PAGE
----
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This article was originally published in French

Europe’s plan to outsource asylum applications to stem the influx of migrants is facing major legal hurdles.


According to the Federal Office for Migration and Refugees, 204,000 asylum applications were filed in Germany in the first half of 2023.

Some European countries are considering outsourcing asylum applications to third countries to deal with migration pressure.

Susan Fratzke, an expert at the Migration Policy Institute, told Euronews that the idea is taking hold in mainland Europe: “European countries are increasingly interested in the possibility of processing asylum applications outside the EU’s borders”. Denmark, Italy, Germany and Austria are considering this solution to slow the influx of migrants.

According to Tania Racho, a researcher at the University of Paris-Saclay and member of Desinfaux Migration, asylum is a “burden” that governments are trying to relieve.

“European governments see this policy as facilitating the return of people who do not need protection. Their applications are rejected: they are deported from the third country and they never enter the EU. Don’t”, said Fratzke.

Italy reached an agreement with Albania on 6 November under which migrants rescued at sea will be transferred while they wait for their asylum applications to be processed.

Philippe de Brucker, professor of asylum and immigration law at the Université Libre de Brussels, said it was “a political gesture on the part of the European Union.” [premier] Meloni will show her voters that she is taking action on the immigration issue. In De Bruycker’s view, the cost of their transfer could be high, “since a camp in Albania would have to be built, managed, staffed and, of course, housed on the spot for the asylum seekers at Italy’s expense. Legal aid was arranged”.

Risk of differential treatment

Although it does not apply to minors, pregnant women and other vulnerable people, the project has brought many other issues into the spotlight.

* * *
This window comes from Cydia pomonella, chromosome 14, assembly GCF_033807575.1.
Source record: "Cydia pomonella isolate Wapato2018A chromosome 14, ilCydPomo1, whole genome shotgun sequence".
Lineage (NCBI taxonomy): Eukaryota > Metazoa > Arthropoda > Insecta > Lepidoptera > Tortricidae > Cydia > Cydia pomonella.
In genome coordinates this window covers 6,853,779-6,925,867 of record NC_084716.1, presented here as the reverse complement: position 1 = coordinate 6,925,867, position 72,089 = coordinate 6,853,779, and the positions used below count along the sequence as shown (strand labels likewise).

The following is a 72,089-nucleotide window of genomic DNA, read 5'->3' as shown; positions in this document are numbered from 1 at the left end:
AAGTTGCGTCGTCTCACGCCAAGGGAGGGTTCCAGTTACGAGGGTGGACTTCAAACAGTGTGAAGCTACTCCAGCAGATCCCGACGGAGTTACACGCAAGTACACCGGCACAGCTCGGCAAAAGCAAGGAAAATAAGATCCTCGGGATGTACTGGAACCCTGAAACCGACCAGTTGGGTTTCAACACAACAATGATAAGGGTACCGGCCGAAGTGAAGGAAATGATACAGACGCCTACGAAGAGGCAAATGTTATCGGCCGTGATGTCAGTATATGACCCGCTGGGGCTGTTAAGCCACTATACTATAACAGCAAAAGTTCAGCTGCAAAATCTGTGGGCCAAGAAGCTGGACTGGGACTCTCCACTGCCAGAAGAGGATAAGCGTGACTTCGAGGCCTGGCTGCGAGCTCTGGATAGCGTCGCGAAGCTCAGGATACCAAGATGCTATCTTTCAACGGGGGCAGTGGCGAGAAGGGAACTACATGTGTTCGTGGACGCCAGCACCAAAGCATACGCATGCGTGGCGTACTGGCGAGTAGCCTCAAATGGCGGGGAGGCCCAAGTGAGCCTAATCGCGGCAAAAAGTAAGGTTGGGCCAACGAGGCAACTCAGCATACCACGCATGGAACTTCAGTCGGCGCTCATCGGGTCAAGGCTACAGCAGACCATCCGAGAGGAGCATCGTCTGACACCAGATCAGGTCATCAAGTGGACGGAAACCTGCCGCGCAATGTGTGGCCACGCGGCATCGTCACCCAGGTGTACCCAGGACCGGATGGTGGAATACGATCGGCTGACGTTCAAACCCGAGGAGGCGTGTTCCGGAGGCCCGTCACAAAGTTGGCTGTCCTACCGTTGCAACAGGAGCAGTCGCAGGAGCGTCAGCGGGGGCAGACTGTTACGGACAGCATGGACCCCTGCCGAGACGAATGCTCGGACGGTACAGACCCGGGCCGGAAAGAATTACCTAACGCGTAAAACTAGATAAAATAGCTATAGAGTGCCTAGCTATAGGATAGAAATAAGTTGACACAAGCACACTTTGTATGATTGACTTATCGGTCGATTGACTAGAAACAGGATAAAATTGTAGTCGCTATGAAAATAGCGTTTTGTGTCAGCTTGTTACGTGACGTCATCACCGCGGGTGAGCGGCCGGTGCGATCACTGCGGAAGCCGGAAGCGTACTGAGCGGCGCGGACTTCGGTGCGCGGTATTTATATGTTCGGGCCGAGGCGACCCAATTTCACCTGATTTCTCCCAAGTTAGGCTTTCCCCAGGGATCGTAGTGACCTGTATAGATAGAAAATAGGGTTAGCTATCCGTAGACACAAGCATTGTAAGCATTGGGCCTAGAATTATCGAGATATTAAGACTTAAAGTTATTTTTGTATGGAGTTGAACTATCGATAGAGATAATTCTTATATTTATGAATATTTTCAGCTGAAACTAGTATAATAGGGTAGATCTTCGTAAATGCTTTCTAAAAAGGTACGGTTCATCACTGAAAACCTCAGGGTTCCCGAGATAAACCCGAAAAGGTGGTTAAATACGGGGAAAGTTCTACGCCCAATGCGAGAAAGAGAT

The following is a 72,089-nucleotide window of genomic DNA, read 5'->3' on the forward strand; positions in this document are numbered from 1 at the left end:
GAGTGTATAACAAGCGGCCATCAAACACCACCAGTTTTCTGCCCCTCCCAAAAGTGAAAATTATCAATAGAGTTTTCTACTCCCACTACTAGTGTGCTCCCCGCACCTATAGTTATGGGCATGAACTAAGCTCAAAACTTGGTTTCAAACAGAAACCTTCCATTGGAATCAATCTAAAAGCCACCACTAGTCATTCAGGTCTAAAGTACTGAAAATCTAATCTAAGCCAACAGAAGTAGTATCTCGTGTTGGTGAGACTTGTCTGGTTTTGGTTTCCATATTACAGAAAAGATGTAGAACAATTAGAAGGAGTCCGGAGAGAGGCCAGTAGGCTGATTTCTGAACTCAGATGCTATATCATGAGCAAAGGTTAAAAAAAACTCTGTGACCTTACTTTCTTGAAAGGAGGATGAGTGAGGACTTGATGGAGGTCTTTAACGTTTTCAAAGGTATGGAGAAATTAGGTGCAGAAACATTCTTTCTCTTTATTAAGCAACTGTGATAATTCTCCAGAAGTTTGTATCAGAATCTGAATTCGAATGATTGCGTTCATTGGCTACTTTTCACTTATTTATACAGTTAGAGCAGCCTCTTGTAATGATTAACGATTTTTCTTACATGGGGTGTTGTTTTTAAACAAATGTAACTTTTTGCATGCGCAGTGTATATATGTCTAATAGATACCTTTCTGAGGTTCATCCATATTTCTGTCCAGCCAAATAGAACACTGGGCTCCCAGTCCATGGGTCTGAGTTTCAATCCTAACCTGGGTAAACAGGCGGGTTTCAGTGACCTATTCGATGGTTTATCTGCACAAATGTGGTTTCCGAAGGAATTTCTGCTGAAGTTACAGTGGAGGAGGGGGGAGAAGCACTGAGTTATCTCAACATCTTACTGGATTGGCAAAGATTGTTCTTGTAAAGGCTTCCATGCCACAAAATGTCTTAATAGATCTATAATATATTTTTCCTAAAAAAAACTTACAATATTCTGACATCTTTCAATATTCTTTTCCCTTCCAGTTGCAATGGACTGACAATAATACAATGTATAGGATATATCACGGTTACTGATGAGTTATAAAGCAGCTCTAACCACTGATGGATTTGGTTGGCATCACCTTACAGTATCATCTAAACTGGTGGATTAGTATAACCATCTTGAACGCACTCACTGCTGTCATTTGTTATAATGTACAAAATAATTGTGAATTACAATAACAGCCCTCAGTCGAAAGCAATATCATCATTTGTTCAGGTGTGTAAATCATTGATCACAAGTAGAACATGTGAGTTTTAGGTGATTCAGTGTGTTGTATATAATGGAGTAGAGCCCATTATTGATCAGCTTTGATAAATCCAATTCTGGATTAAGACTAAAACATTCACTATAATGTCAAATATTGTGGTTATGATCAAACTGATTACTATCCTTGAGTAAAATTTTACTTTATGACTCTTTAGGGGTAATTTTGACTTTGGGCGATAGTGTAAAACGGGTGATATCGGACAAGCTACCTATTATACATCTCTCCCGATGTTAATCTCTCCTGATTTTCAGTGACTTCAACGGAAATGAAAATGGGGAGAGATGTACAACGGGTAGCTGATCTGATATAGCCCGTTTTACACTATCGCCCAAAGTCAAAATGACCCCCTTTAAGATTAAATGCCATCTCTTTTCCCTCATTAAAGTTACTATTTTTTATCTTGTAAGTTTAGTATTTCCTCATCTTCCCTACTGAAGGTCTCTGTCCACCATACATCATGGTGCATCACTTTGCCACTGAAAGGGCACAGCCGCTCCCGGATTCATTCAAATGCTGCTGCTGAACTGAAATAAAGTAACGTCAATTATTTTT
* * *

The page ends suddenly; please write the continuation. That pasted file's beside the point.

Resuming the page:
“The Memorandum of Understanding creates an ad hoc extra-territorial asylum system, which is characterized by a number of legal ambiguities”, said Council of Europe Commissioner for Human Rights Dunja Mijatovic. “In the absence of legal certainty, essential human rights guarantees and the obligation to answer for violations cannot be respected,” he said.

Carmine Conte, legal expert at Migration Policy Group, confirmed, “There is a danger of differential treatment between asylum applications examined in Italy and asylum applications examined in Albania”, because “Albania is not obliged to follow European asylum law”. , he continued. ,

Does European law apply?

The agreement provides for the construction of two centers in the ports of Shengjin and Gazader, which could create problems in terms of compliance with international and European law.

“European law does not allow for the automatic detention of all asylum seekers and requires an individual examination in each case. Therefore, detention should not be the first response”, De Bruycker explained.

Another problem raised by legal experts was the violation of the fundamental ‘non-refoulement’ principle enshrined in the Geneva Conventions. It prohibits sending asylum seekers back to a country where they are at potential risk of persecution on the grounds of race, religion, nationality, membership of a particular social group or political opinion.

“If people present themselves as asylum seekers to Italian authorities and are then forcibly displaced, that is retaliation,” Racho said.

However, a preliminary legal assessment by the European Commission indicates that European law is not applicable outside the EU territory.

But this agreement also raises ethical questions.

“This normalizes the externalization of member states’ responsibilities,” said Ivana Belen Ruiz Estramil, a researcher at the University of Coimbra.

So far, no Member State has successfully deported asylum seekers from the EU to a third country.


On Wednesday, Britain’s Supreme Court struck down the government’s plan to send asylum seekers to Rwanda.

It ruled that the planned partnership with Rwanda was illegal. Britain’s top court said asylum seekers face a “real risk of ill-treatment” and could be returned by Rwanda to their home countries they fled.

“If Britain, which is no longer in the EU, couldn’t do it, I would be surprised if Italy could do it,” Racho said. Many questions remain unanswered regarding the feasibility of such a project.


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